3 ways to improve your retirement portfolio

Consider your risk tolerance, asset allocation, and investment diversification.

Wealth seldom results from luck, inheritances, or advanced degrees, according to research studies on millionaires by Stanley and Danko. Instead, they found that being frugal is the cornerstone of wealth building. Habits include a low-consumption lifestyle, having a budget and plan, following the “Pay Yourself First” strategy, and minimizing realized taxable income. Consider these utilizing these habits to improve your retirement portfolio.

Dr. Barbara O’Neill is a financial education expert. She recently presented a webinar on Wealth Building with Savings, Investments, and Windfalls.  Her top three points are explained in this article.

First, set clear investment objectives, goals, and identify your risk tolerance. Developing an action plan and tracking your progress will help you keep it simple and stay on your course.

Second, asset allocation is the most important decision an investor makes because it determines about 90 percent of the return variation between portfolios. Asset allocation is the ratio of stocks, bonds, cash assets and other securities. A simple example is 50% stock, 30% bonds, and 20% Treasury Bills. A loss in one type of investment may be offset by a gain in another. Good results are generally achieved over time. It is important to diversify holdings within each asset category. Buying stock from different industry sectors or different types of bonds with different maturities are ways to achieve diversification. The asset allocation process is:

  • Define your goals and time horizon (how many years to retirement).
  • Assess your tolerance for risk and investment experience.
  • Identify the asset mix of your current portfolio, using one of these calculators: Bankrate, Smart Asset, CNN Money or Yahoo! Finance.
  • Create a target portfolio and the amount of money you have to invest, your age and net worth.
  • Have a specific investment selection based on your investment objective.
  • Review and rebalance your portfolio when asset percentages change by a certain amount (for example, 5 percent) or on a fixed schedule.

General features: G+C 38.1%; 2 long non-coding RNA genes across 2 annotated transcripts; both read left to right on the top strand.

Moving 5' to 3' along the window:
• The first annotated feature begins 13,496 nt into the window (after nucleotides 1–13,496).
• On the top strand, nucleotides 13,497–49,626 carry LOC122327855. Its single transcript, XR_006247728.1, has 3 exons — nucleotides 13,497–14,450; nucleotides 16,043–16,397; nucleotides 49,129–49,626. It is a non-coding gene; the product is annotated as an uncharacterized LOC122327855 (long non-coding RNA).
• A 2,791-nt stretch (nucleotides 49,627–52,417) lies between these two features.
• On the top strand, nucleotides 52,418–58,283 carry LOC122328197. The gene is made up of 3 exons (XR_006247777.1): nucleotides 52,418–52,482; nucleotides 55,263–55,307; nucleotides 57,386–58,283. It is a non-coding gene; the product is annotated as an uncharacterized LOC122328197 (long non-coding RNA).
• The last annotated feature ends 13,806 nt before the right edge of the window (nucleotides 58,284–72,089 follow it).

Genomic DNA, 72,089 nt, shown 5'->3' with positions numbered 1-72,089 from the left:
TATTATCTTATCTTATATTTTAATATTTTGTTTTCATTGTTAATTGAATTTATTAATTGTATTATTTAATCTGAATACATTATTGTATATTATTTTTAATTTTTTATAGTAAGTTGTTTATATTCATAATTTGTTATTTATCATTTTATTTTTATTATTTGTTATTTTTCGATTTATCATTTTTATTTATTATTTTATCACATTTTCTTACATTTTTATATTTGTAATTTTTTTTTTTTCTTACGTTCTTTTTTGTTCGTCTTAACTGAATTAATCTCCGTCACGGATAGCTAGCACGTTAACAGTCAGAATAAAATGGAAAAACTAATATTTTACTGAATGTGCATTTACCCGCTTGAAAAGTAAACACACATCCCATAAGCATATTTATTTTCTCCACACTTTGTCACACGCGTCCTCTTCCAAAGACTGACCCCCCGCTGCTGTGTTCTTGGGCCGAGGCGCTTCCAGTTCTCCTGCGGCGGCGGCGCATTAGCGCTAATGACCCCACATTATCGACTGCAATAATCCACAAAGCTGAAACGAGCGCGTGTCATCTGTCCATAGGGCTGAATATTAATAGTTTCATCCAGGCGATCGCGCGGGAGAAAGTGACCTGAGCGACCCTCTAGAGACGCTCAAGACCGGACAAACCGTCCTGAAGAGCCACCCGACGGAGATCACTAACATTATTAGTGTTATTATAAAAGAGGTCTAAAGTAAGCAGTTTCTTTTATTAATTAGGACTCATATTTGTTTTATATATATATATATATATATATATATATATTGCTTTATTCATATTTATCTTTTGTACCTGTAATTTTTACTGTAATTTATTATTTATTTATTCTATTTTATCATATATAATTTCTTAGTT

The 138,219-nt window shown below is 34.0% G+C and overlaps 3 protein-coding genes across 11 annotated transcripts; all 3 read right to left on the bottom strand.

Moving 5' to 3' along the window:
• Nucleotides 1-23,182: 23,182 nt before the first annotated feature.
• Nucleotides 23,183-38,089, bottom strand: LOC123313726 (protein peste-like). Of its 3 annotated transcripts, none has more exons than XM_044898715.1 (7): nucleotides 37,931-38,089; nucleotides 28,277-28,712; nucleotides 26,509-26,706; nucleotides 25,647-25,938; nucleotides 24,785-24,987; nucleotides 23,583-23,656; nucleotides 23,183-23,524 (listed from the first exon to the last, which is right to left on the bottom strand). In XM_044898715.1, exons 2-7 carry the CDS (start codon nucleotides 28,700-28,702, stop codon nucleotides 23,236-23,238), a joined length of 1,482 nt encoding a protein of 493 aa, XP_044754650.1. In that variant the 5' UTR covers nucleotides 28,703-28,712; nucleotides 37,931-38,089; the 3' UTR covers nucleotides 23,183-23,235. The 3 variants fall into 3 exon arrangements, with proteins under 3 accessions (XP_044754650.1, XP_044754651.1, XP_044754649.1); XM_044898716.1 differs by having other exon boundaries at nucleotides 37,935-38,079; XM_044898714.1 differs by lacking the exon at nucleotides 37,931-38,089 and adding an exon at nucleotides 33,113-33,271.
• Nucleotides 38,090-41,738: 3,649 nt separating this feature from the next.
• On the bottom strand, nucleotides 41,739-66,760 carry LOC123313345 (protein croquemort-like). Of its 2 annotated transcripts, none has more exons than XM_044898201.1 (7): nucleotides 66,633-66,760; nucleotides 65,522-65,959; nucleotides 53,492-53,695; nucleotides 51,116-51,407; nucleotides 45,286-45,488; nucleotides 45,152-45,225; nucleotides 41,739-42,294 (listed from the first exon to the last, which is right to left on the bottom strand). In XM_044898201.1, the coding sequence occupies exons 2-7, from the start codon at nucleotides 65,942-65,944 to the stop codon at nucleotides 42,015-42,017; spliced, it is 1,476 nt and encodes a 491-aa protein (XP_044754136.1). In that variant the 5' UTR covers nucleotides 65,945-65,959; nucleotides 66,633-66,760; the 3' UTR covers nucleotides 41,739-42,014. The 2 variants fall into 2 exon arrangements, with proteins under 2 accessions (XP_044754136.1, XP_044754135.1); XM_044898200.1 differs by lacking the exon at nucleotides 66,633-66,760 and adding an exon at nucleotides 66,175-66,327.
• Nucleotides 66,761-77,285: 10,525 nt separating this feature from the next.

Third, diversify to reduce your investment risks. Review both your asset allocation and asset classes (stocks, bonds, and cash assets). The longer you are invested in stocks, the greater your chances are of making money. However, you must decide during retirement to keep at least five years’ worth of expenses--minus Social Security and a pension--in cash to ride out market downturns. You can take advantage of six “Time Maximizing” financial practices:

  1. Dollar cost averaging: making regular deposits at regular time intervals.
  2. Tax-deferred investing: postpone taxes to a future date.
  3. Roth IRA Conversion: grow tax deferred. Earnings withdrawals are tax-free in some cases.
  4. Tax-Efficient Withdrawals: tap taxable and tax-free accounts first.
  5. Long-Term Capital Gains: Investments held more than a year are taxed at favorable rates.
  6. Stretch IRA’s: Named beneficiaries of tax-deferred plans can benefit. Use this calculator to help. 

O’Neill suggests that you keep improving your retirement investment knowledge using these resources: Investing For Your Future, FINRA Investor Education Foundation, Better Investing, Value Line, Morningstar, Save, and Invest or MyMoney. You can also watch a recording of O’Neill’s webinar to learn more.

Investing for retirement takes time, patience, and discipline. Time is your friend and impulse is your enemy. If it is too good to be true, it probably is. If you do not understand it, do not buy it. Diversify. Sometimes it helps to have insight from a professional and access to an assortment of resources. Additional resources on saving and investing can be found on the MI Money Health program page on the Michigan State University Extension’s website. 

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